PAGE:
Communications chip house Qualcomm is to acquire Iridigm Display, paying approximately $170 million in cash for the 86% of the company that it does not already own.
Founded in 1996 by two MIT researchers, Iridigm’s has patented what it calls its iMoD, a technology based on a Micro-Electro-Mechanical-Systems (MEMS) structure combined with thin film optics that delivers display image quality that can withstand extreme temperatures and be viewed in any environment, including bright sunlight.
The iMoD element that forms the heart of any display is a simple MEMS (micro-electromechanical system) device composed of two conductive plates. One is a thin film stack on a glass substrate, the other is a metallic membrane suspended over it. There is a gap between the two that is filled with air.
The iMoD element has two stable states. When no voltage is applied, the plates are separated, and light hitting the substrate is reflected. When a small voltage is applied, the plates are pulled together by electrostatic attraction and the light is absorbed, turning the element black.
iMoD elements are typically 25-60 microns on a side (400-1,000 dots per inch). Therefore, many iMoD elements are ganged and driven together as a pixel, or sub-pixel in a colour display.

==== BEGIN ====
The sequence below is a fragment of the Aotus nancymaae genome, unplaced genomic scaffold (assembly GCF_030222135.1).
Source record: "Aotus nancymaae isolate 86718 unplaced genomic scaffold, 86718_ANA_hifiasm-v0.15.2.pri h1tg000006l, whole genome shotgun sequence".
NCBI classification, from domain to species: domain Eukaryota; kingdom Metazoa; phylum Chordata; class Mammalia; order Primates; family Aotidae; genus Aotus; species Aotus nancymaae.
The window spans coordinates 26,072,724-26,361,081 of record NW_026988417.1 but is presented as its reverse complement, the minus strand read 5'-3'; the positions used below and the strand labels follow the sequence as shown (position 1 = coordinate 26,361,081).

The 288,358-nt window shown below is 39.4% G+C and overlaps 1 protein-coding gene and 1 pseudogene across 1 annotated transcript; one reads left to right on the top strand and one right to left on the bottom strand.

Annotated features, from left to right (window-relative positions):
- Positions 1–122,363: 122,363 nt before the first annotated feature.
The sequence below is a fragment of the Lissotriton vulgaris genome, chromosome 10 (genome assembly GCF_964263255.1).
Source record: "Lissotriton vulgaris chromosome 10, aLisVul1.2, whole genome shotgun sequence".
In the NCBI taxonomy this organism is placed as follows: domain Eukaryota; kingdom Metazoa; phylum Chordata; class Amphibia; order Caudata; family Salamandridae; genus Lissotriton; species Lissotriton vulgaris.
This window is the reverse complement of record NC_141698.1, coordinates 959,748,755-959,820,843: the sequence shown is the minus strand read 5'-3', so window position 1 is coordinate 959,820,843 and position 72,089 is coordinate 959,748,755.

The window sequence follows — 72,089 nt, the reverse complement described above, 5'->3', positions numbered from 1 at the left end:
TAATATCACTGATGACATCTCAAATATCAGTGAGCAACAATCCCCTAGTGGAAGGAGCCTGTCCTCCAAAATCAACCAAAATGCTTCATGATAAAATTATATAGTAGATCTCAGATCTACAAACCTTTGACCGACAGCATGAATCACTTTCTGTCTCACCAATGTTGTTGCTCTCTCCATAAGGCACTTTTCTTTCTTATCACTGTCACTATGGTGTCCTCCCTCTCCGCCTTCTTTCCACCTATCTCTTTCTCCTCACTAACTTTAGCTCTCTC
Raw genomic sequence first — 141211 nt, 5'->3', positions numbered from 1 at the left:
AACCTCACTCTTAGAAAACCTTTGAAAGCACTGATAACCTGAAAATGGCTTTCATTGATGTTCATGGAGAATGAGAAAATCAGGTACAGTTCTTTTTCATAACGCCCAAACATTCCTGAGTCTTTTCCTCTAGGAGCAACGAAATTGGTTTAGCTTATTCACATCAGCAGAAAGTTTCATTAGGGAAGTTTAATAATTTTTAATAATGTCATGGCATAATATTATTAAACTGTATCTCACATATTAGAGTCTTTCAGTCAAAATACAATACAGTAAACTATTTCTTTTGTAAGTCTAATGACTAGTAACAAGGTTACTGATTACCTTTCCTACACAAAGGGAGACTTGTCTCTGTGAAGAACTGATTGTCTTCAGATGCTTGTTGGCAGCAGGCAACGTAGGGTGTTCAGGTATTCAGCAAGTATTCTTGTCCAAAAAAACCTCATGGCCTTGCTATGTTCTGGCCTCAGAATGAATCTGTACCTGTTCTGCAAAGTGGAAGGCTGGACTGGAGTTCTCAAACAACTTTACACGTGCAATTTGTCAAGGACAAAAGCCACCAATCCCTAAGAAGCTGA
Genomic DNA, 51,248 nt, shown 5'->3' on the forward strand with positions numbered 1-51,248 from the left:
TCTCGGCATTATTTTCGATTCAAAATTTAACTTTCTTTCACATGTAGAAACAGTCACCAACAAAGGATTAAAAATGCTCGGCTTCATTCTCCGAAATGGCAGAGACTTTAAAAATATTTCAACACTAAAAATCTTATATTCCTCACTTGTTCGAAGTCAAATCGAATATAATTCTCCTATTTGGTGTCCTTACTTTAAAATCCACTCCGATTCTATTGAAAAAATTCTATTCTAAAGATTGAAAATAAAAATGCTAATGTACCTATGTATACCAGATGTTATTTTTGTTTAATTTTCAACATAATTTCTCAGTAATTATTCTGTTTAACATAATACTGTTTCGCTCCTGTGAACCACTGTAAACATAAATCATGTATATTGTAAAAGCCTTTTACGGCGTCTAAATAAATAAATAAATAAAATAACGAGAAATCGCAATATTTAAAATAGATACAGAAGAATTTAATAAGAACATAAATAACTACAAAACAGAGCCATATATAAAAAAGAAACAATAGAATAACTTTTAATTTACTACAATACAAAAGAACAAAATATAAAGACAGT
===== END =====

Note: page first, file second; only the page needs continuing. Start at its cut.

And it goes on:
The colour of the iMoD element is determined by the size of the gap between the plates. The blue iMoD has the smallest gap and the red has the largest.
To create a flat panel display, a large array of iMoD elements are fabricated in the desired format (i.e. 5″ full color VGA) and packaged. Finally, driver chips are attached at the edge to complete the display.
The company claims that an iMoD display should cost significantly less to manufacture than a comparable liquid crystal display (LCD) because it requires fewer processing steps to produce, thus enabling advanced multimedia capabilities on all types of mobile devices.
Upon completion of the million dollar deal, which is still subject to regulatory approval and certain other closing conditions, Iridigm will become a wholly owned subsidiary of Qualcomm.